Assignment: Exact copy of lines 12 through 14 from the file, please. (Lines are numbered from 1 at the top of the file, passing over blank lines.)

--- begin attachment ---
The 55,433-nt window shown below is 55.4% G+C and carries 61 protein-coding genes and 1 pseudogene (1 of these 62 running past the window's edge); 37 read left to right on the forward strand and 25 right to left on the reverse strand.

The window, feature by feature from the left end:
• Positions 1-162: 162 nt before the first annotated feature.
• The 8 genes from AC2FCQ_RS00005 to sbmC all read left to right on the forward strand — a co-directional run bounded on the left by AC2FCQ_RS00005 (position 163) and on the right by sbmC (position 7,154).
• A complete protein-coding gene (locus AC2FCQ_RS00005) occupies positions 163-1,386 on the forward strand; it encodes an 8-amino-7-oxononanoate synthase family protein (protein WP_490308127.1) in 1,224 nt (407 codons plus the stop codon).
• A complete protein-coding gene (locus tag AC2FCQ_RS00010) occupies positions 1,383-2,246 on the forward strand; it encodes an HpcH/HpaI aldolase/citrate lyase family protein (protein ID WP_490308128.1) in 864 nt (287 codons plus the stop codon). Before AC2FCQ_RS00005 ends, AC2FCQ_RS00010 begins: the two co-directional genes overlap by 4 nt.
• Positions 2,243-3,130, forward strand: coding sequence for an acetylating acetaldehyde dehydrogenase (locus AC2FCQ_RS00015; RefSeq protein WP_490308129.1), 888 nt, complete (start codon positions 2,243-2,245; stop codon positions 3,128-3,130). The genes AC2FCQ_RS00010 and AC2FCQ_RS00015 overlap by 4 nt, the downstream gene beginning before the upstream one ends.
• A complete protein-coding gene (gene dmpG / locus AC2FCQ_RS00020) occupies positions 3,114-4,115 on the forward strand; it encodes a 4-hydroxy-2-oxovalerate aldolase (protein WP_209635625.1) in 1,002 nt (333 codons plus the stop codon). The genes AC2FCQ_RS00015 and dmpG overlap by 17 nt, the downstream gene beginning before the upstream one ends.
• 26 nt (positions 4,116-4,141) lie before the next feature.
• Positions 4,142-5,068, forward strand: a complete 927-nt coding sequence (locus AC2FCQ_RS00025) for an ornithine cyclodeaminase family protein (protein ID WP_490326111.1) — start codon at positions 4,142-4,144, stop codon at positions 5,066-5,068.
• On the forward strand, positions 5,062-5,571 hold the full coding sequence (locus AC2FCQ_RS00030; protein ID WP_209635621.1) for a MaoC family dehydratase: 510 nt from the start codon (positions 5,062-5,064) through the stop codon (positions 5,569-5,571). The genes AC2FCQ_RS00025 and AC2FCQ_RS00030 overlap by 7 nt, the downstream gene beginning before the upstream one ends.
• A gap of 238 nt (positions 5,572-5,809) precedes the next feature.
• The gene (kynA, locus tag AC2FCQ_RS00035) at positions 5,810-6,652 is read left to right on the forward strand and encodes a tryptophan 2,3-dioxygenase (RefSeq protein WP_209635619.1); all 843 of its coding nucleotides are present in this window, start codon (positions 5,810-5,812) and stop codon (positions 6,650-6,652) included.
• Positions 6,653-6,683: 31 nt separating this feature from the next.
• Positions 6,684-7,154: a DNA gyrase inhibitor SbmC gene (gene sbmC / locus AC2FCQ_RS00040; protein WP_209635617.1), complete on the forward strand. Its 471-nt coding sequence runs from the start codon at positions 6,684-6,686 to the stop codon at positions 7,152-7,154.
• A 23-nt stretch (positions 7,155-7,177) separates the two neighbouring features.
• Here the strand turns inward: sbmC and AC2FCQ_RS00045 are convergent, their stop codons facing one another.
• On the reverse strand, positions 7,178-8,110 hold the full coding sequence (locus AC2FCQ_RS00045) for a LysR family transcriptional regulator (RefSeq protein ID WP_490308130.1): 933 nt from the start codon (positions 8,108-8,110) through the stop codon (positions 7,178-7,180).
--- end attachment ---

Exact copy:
• A gap of 238 nt (positions 5,572-5,809) precedes the next feature.
• The gene (kynA, locus tag AC2FCQ_RS00035) at positions 5,810-6,652 is read left to right on the forward strand and encodes a tryptophan 2,3-dioxygenase (RefSeq protein WP_209635619.1); all 843 of its coding nucleotides are present in this window, start codon (positions 5,810-5,812) and stop codon (positions 6,650-6,652) included.
• Positions 6,653-6,683: 31 nt separating this feature from the next.